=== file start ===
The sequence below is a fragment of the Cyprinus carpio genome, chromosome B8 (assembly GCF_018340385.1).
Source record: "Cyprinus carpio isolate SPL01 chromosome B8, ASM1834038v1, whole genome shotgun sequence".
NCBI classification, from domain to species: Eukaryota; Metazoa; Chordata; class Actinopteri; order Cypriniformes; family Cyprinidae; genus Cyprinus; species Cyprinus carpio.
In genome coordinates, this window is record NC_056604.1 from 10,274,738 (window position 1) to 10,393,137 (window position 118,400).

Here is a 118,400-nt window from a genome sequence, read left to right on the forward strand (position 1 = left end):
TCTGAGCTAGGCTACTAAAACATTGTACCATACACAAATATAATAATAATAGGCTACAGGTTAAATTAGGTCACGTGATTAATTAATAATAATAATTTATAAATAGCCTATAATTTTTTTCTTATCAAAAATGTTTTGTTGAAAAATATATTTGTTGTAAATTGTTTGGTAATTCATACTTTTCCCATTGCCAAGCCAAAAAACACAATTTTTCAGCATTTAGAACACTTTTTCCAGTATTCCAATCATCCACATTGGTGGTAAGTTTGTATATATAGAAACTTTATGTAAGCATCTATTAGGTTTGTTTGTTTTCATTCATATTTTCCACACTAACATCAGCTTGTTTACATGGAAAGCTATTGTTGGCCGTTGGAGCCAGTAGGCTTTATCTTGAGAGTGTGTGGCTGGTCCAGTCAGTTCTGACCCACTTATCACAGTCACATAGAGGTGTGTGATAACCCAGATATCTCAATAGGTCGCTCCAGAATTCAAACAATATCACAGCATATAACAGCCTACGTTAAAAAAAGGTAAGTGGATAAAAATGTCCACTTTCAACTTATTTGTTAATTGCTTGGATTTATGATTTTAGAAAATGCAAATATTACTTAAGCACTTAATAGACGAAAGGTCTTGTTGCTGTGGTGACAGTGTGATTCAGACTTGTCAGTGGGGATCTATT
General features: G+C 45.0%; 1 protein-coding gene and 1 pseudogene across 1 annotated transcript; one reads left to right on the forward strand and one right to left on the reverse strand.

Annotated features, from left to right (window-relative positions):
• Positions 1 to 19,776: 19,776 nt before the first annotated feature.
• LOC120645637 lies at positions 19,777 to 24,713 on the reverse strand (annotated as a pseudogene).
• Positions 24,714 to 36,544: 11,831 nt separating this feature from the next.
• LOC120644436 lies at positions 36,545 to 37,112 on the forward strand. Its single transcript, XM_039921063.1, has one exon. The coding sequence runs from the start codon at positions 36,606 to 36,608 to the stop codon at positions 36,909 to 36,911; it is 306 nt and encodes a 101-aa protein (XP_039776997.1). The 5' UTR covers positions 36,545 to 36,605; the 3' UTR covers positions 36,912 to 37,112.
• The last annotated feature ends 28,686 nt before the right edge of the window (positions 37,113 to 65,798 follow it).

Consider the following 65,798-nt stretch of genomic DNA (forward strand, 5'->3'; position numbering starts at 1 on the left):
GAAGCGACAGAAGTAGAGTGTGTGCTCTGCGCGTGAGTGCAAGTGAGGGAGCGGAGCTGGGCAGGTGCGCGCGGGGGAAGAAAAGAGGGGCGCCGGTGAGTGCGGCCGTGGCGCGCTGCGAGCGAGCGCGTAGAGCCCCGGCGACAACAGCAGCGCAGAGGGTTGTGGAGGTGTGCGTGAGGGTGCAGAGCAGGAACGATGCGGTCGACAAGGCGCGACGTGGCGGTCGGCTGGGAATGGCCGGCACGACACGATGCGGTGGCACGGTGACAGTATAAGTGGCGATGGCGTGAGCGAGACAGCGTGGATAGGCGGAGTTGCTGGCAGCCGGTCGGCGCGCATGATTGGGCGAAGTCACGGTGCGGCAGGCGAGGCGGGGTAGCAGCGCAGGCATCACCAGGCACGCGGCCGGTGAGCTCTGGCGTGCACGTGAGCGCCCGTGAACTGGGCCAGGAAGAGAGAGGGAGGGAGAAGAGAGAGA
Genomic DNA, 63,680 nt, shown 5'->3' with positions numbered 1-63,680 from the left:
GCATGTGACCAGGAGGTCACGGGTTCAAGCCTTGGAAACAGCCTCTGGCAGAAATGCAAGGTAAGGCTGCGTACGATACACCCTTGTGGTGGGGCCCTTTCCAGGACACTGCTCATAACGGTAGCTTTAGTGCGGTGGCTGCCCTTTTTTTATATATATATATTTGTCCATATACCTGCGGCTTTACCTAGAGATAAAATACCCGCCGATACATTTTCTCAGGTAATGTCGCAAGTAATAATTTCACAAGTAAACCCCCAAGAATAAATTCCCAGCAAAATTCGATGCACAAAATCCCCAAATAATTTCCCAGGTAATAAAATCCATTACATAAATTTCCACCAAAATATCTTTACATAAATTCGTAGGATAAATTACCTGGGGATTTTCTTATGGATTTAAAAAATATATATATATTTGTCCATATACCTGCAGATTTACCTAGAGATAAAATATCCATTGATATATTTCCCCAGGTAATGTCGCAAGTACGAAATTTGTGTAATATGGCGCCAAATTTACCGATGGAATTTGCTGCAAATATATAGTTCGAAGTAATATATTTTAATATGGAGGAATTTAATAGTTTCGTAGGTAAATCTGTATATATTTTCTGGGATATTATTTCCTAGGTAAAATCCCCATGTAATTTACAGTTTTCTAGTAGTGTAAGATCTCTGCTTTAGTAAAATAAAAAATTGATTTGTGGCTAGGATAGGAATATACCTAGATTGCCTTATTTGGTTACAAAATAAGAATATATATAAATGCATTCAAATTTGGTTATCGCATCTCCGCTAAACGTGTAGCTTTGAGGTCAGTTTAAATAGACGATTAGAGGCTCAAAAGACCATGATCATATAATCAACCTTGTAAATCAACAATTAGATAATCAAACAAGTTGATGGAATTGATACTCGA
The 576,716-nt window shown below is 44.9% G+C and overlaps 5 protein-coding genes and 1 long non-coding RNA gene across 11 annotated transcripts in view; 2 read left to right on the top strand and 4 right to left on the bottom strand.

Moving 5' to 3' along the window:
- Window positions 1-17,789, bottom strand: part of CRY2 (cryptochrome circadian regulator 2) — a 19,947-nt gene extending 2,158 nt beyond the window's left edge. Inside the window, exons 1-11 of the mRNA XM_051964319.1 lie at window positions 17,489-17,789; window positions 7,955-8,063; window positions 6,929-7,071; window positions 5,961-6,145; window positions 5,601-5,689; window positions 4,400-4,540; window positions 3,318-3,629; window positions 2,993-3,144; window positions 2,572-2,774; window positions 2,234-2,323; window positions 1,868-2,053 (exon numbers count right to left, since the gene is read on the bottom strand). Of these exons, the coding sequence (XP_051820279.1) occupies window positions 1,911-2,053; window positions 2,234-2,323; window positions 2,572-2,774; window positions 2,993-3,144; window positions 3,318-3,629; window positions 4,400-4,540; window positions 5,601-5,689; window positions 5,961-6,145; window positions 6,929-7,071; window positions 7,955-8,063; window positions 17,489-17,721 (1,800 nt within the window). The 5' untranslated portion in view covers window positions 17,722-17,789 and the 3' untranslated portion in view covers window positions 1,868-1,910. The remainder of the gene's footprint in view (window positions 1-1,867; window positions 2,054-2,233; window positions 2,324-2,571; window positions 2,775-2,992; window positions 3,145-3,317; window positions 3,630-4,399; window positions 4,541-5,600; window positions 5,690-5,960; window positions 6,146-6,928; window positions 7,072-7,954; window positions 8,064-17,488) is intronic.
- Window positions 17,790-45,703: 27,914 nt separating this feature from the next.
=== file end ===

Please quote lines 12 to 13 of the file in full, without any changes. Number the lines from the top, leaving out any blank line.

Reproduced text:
• LOC120644436 lies at positions 36,545 to 37,112 on the forward strand. Its single transcript, XM_039921063.1, has one exon. The coding sequence runs from the start codon at positions 36,606 to 36,608 to the stop codon at positions 36,909 to 36,911; it is 306 nt and encodes a 101-aa protein (XP_039776997.1). The 5' UTR covers positions 36,545 to 36,605; the 3' UTR covers positions 36,912 to 37,112.
• The last annotated feature ends 28,686 nt before the right edge of the window (positions 37,113 to 65,798 follow it).